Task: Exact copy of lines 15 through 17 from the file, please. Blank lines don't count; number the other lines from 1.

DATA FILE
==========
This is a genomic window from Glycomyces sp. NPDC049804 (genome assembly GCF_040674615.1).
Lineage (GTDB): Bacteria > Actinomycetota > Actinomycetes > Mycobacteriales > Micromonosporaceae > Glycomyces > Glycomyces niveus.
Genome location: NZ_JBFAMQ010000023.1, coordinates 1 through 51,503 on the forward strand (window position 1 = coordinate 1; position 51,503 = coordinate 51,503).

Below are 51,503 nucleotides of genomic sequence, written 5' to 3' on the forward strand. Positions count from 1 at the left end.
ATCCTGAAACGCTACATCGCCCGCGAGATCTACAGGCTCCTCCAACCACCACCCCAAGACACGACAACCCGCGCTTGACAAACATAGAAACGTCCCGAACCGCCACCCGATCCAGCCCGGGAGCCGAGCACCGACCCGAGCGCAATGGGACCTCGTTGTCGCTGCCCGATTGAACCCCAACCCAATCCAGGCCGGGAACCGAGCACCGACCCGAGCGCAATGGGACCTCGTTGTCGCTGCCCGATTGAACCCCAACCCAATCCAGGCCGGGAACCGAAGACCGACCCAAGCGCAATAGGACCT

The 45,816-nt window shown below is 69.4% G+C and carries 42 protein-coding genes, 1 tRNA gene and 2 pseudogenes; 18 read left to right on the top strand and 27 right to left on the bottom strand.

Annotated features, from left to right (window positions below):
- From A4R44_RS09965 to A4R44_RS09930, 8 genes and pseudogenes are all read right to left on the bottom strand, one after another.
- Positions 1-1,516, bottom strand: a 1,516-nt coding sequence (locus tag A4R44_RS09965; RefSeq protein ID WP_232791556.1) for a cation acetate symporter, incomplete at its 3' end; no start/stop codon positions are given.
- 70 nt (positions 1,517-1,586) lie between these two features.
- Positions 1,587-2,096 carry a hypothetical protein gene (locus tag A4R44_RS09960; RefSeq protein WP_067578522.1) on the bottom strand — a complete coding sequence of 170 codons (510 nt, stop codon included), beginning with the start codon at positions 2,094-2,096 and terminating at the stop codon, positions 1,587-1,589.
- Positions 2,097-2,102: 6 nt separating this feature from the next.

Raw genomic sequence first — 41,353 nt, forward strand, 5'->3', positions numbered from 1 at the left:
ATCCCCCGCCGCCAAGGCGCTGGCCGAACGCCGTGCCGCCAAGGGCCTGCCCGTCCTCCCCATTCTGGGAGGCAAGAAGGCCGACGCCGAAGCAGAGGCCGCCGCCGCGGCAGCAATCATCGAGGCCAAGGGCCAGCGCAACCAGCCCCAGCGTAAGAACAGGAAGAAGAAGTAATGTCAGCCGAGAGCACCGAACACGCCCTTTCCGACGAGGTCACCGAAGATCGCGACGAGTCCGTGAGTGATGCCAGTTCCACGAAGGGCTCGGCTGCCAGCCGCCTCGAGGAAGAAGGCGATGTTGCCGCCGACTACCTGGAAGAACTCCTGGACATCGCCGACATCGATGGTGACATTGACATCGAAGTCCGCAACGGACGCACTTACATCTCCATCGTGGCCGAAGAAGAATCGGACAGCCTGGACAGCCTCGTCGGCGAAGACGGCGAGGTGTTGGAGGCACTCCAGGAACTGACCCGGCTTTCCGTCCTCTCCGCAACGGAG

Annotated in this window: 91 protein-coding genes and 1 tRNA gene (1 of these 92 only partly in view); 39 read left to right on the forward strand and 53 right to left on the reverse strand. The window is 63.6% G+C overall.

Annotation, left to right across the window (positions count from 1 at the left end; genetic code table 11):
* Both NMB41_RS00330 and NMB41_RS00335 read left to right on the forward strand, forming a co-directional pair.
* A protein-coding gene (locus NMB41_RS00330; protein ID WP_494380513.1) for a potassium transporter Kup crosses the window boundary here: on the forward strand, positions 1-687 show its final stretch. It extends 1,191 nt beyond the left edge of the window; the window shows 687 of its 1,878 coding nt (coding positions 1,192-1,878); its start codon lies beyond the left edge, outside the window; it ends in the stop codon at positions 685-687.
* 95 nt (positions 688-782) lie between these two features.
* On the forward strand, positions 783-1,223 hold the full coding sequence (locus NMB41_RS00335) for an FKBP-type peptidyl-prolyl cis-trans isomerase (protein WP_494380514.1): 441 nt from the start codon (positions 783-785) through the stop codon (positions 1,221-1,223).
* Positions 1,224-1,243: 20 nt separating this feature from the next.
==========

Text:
Annotated in this window: 91 protein-coding genes and 1 tRNA gene (1 of these 92 only partly in view); 39 read left to right on the forward strand and 53 right to left on the reverse strand. The window is 63.6% G+C overall.

Annotation, left to right across the window (positions count from 1 at the left end; genetic code table 11):
* Both NMB41_RS00330 and NMB41_RS00335 read left to right on the forward strand, forming a co-directional pair.